At times, he could be dogmatic. He disliked Hockenheim, refused to report on the Hungarian Grand Prix, nor did he attend a Japanese GP. He had firm views and he voiced them.
He left us for Autosport but, sadly, illness soon intervened and now a unique personality, an immensely respected writer in the racing world, is lost to us. Almost to the end I continued to receive his erudite letters from his cottage near Odiham, Hampshire, which was ‘typical Jenks’. His like will never… well, it won’t. I and so many others have lost more than a friend. His books, articles and our memories of him will live on as the finest obituary anyone could have. Rest in peace, old friend, and dream of fast cars and all those circuits.
Jenks always said he had to live until he was 100 because he still had so much still to do. He also said he would never retire from work because, in his mind, he’d never really started it. Yet somehow, his death last month at the age of 75, ten months after being incapacitated by a stroke, almost came almost as a relief to those of us who remembered him firing on all cylinders. It would be no exaggeration to say that Jenks was pretty much the single-handed inspiration to a generation of motorsport writers. Nigel Roebuck, Eoin Young, Maurice Hamilton, Simon Taylor, Doug Nye and myself were among those who, for want of a better expression, fell under his spell.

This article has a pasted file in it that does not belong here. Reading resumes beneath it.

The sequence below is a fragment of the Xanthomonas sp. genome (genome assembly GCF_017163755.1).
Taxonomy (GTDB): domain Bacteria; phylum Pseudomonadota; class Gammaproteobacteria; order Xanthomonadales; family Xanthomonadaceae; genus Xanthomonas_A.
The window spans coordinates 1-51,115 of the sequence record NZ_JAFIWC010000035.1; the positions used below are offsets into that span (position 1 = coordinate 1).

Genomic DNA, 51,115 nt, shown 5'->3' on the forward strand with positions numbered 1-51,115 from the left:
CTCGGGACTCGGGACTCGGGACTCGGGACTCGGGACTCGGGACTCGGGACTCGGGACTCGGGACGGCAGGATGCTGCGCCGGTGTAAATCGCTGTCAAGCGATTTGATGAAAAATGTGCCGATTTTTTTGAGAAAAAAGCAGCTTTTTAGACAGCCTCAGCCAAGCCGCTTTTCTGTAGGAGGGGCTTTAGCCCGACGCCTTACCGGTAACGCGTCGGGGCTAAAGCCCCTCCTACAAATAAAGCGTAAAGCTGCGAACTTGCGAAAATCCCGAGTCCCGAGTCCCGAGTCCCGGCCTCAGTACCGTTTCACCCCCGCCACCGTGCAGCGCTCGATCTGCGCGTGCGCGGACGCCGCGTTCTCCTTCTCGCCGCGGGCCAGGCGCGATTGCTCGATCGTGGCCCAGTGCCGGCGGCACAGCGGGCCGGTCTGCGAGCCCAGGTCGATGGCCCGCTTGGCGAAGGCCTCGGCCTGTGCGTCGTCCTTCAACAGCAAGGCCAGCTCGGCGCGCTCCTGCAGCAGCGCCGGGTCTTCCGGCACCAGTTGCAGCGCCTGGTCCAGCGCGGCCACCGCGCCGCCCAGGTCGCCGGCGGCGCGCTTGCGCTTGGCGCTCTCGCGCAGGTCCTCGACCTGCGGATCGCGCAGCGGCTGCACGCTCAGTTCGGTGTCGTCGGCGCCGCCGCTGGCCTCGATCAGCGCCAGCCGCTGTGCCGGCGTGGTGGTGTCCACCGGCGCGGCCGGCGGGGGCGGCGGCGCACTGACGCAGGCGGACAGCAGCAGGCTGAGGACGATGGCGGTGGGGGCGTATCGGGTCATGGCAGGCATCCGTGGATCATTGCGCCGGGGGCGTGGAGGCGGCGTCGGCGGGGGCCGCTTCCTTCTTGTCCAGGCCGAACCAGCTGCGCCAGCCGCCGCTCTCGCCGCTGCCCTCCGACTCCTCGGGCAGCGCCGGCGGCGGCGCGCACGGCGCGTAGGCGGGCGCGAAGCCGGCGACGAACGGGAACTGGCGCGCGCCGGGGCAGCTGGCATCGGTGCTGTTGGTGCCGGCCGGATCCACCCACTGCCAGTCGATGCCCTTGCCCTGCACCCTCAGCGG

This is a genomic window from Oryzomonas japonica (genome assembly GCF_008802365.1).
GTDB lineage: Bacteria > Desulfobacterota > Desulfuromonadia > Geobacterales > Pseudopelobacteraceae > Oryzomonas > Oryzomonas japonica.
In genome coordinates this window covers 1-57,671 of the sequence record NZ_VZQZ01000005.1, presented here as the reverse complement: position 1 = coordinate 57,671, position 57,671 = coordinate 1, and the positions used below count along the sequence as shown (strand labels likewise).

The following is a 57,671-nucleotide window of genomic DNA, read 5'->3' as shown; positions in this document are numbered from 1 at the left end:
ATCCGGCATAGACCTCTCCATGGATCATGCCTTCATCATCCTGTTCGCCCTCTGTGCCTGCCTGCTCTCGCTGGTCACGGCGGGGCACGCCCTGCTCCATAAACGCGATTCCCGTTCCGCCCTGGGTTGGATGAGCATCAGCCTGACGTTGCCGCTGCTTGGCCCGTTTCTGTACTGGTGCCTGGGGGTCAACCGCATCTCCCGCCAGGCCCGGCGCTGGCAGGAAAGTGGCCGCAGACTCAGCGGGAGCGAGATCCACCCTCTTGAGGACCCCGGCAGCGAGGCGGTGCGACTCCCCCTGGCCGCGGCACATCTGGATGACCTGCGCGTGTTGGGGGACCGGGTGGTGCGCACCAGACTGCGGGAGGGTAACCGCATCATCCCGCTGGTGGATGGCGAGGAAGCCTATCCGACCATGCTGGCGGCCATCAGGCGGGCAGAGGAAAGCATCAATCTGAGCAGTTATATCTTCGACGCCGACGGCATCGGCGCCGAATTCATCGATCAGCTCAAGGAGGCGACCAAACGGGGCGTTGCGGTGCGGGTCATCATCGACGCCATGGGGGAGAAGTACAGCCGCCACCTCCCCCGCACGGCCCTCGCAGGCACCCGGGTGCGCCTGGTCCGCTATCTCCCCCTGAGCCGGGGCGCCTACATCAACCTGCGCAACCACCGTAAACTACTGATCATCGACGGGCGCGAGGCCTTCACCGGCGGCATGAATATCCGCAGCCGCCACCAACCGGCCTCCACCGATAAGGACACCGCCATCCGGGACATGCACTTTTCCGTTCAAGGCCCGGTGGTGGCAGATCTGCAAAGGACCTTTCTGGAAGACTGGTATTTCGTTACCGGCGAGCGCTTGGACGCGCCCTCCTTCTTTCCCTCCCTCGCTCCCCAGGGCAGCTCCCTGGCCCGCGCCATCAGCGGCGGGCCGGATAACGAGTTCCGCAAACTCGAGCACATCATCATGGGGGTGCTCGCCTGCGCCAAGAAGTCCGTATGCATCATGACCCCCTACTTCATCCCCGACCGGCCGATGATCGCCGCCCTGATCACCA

For almost forty years, his Grand Prix reports and features made Motor Sport compulsory reading for anybody aspiring to a career in motor racing journalism. We all envied his off-beat, rather bohemian existence. In April, he would set off to the continent, variously at the wheel of his Lancia Aprilia, Porsche 356 or E-type Jaguars, to report the Targa Florio road race. And he wouldn’t return to Britain until after the Italian Grand Prix at Monza.